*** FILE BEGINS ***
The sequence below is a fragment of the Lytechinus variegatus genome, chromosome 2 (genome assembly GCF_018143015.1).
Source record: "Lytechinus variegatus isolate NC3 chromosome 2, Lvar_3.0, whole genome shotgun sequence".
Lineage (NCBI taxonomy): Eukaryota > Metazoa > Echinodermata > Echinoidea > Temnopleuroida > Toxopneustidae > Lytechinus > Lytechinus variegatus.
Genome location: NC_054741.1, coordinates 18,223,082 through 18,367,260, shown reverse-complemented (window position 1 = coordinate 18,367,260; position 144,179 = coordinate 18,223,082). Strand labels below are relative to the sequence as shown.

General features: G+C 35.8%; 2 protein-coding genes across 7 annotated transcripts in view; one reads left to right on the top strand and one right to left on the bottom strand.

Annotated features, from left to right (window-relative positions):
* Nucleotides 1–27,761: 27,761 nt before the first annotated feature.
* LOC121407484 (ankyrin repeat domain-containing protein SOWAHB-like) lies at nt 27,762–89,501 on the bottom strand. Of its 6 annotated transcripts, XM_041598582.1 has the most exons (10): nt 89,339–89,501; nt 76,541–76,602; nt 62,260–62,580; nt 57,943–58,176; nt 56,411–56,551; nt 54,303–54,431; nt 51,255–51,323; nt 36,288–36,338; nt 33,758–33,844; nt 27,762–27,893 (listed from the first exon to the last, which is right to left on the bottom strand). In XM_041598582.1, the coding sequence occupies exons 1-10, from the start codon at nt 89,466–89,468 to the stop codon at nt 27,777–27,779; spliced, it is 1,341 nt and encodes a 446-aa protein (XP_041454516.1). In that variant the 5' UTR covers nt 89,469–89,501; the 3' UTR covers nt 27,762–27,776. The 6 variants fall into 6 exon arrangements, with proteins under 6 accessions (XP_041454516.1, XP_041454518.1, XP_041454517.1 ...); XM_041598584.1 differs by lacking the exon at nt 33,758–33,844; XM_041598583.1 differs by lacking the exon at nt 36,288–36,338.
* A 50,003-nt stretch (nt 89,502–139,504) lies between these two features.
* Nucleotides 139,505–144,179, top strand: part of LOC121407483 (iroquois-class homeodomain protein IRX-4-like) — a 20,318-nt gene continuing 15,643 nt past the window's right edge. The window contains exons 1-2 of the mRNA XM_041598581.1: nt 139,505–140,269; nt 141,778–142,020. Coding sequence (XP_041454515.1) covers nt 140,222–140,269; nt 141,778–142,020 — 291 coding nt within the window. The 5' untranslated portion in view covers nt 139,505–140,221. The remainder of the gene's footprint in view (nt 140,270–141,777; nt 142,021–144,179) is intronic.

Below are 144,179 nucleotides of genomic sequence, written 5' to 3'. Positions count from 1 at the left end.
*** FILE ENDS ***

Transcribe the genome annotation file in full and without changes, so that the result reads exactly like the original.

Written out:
The sequence below is a fragment of the Lytechinus variegatus genome, chromosome 2 (genome assembly GCF_018143015.1).
Source record: "Lytechinus variegatus isolate NC3 chromosome 2, Lvar_3.0, whole genome shotgun sequence".
Lineage (NCBI taxonomy): Eukaryota > Metazoa > Echinodermata > Echinoidea > Temnopleuroida > Toxopneustidae > Lytechinus > Lytechinus variegatus.
Genome location: NC_054741.1, coordinates 18,223,082 through 18,367,260, shown reverse-complemented (window position 1 = coordinate 18,367,260; position 144,179 = coordinate 18,223,082). Strand labels below are relative to the sequence as shown.

General features: G+C 35.8%; 2 protein-coding genes across 7 annotated transcripts in view; one reads left to right on the top strand and one right to left on the bottom strand.

Annotated features, from left to right (window-relative positions):
* Nucleotides 1–27,761: 27,761 nt before the first annotated feature.
* LOC121407484 (ankyrin repeat domain-containing protein SOWAHB-like) lies at nt 27,762–89,501 on the bottom strand. Of its 6 annotated transcripts, XM_041598582.1 has the most exons (10): nt 89,339–89,501; nt 76,541–76,602; nt 62,260–62,580; nt 57,943–58,176; nt 56,411–56,551; nt 54,303–54,431; nt 51,255–51,323; nt 36,288–36,338; nt 33,758–33,844; nt 27,762–27,893 (listed from the first exon to the last, which is right to left on the bottom strand). In XM_041598582.1, the coding sequence occupies exons 1-10, from the start codon at nt 89,466–89,468 to the stop codon at nt 27,777–27,779; spliced, it is 1,341 nt and encodes a 446-aa protein (XP_041454516.1). In that variant the 5' UTR covers nt 89,469–89,501; the 3' UTR covers nt 27,762–27,776. The 6 variants fall into 6 exon arrangements, with proteins under 6 accessions (XP_041454516.1, XP_041454518.1, XP_041454517.1 ...); XM_041598584.1 differs by lacking the exon at nt 33,758–33,844; XM_041598583.1 differs by lacking the exon at nt 36,288–36,338.
* A 50,003-nt stretch (nt 89,502–139,504) lies between these two features.
* Nucleotides 139,505–144,179, top strand: part of LOC121407483 (iroquois-class homeodomain protein IRX-4-like) — a 20,318-nt gene continuing 15,643 nt past the window's right edge. The window contains exons 1-2 of the mRNA XM_041598581.1: nt 139,505–140,269; nt 141,778–142,020. Coding sequence (XP_041454515.1) covers nt 140,222–140,269; nt 141,778–142,020 — 291 coding nt within the window. The 5' untranslated portion in view covers nt 139,505–140,221. The remainder of the gene's footprint in view (nt 140,270–141,777; nt 142,021–144,179) is intronic.

Below are 144,179 nucleotides of genomic sequence, written 5' to 3'. Positions count from 1 at the left end.